This is the second in a series of comparing the bike share programs in Columbus, Ohio, and Carmel, Ind.
Carmel Bike Share, Carmel, Indiana
The bike share program in Carmel, Ind., is operated by Zagster, a company which offers more than 200 programs in 35 states. The setup is much different than other bike shares I’ve used over the years so I was very interested in trying out this program. Instead of a kiosk and a bike docking station used by programs in many major metropolitan cities, the Zagster setup consists of a set of locked bikes at a station with an information board explaining the program. Payments and locking mechanisms are controlled through a smartphone app.
To use this type of bike share program, you need to install the Zagster app on your mobile device. If you don’t have the ability to download apps, you can arrange for payments and unlock bikes using text messages.
There are currently three payment choices:
- Annual membership at $30 a year which includes free trips which are under an hour. After the first hour, users are charged $3 per hour up to $24 per ride.
- Monthly membership at $15 per month which includes free trips which are under an hour. After the first hour, users are charged $3 per hour up to $24 per ride.
- Pay-as-you-go which costs $1.50 every 30 minutes up to $24 per ride.
In all cases, if a bike is kept for more than 24 hours, users will be charged an over time fee of $24.
To use a specific bike, you find the bike’s number from the bike and enter it into the app. If the bike is available, you will be given an unlock code. This code is entered into the key pad on the bike. Once the bike is unlocked, you can remove it from the docking station. To return the bike to a station, you just park it and press and hold the lock button on the keypad until the light flashes. Then you find the orange tab on the lock and slide it down and place the docking cable into the port on the lock. Finally you tap “End Ride” in the Zagster app.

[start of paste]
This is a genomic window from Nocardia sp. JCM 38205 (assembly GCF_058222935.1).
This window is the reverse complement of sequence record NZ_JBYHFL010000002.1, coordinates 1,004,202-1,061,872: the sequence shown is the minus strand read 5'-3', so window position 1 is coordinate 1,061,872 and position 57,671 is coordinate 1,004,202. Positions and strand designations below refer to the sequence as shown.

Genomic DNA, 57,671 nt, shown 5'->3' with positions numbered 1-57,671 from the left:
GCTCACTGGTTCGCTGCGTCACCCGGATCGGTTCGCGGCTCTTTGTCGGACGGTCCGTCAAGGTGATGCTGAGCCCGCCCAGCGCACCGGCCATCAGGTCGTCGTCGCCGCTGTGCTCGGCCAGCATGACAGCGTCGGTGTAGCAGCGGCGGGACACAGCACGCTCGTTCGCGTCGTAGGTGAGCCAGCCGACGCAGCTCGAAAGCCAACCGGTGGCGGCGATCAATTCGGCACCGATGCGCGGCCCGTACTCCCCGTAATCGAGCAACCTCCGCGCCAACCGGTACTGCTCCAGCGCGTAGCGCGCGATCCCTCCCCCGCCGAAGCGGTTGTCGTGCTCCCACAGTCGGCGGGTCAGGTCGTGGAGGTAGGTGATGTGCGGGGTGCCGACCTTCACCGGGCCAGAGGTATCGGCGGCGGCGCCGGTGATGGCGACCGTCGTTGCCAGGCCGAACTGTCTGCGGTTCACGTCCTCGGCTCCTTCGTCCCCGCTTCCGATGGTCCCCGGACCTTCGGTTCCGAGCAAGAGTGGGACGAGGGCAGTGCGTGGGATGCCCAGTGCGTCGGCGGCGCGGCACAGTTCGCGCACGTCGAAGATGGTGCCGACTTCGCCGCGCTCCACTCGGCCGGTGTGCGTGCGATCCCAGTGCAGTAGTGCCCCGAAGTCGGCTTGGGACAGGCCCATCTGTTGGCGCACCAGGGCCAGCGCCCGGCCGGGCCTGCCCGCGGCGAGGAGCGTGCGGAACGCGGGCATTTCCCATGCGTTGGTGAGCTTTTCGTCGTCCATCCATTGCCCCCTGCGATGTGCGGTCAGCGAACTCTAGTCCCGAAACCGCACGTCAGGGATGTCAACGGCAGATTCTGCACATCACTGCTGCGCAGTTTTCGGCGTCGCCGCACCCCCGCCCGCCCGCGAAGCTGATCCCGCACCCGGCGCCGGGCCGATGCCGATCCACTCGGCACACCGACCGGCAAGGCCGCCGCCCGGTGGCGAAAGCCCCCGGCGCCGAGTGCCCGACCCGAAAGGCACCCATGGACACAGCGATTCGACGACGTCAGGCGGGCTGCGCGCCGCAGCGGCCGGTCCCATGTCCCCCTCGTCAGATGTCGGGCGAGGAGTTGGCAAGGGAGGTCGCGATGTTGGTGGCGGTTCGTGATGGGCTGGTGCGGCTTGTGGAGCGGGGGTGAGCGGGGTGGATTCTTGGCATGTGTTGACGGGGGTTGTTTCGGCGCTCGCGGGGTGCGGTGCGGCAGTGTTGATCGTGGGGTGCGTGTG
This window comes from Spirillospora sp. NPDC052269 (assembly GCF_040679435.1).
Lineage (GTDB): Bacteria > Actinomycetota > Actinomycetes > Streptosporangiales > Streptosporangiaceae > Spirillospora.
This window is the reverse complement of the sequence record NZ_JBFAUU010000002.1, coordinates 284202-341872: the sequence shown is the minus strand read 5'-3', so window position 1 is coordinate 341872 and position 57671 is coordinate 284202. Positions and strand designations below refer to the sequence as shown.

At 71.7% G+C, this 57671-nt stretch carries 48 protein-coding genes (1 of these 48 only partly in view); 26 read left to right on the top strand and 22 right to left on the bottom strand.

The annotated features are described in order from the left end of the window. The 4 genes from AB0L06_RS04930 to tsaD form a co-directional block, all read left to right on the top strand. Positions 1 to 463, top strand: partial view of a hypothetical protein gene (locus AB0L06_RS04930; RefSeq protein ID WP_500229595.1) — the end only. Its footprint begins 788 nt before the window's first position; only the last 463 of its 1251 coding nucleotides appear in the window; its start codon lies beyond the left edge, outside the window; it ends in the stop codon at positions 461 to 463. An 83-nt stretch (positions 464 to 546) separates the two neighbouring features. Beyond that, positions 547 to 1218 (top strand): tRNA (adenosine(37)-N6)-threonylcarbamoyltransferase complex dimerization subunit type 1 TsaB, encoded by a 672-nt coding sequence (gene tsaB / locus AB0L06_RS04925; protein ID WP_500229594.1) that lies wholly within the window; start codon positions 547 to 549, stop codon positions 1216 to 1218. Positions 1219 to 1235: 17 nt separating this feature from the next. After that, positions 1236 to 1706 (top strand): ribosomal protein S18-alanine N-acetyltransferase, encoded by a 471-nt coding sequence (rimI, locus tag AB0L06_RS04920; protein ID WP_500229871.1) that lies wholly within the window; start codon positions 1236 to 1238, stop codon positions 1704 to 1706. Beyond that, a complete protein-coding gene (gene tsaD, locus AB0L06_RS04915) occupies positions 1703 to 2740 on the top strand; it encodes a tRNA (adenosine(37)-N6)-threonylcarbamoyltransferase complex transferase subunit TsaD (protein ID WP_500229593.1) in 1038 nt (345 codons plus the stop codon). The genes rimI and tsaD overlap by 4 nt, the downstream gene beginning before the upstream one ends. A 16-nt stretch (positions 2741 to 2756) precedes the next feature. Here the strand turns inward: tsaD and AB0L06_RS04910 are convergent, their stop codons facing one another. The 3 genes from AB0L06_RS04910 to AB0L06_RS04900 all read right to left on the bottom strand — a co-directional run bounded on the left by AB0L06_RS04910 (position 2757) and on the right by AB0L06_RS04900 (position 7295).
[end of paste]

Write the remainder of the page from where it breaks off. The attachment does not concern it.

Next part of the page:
At the station in Carmel, there were two different types of bikes available: a “cruiser” and a “trike.” Both bikes had baskets.
Having only used the more traditional type of bike share program, I was a little hesitant in trying this one out. Fortunately this time, I was able to do so with my partner which was a great help and expanded our experience. For example, I had no problem downloading and using the app. But while my partner was able to download it, he could not get the app to give him the code to unlock the bike. So he used the text option to get the code which worked great. If he had not been with me, I probably would not have been able to see how the text function worked.
So we installed the app and went to a bike share station in the Carmel Arts & Design District. This is an example of how the map on the app looked for that area. You can see it is showing eight available bikes and no open spaces at the station colored orange which was on Main street and to the east of us. We also checked the one closer to us, and it showed seven available bikes with five open spaces.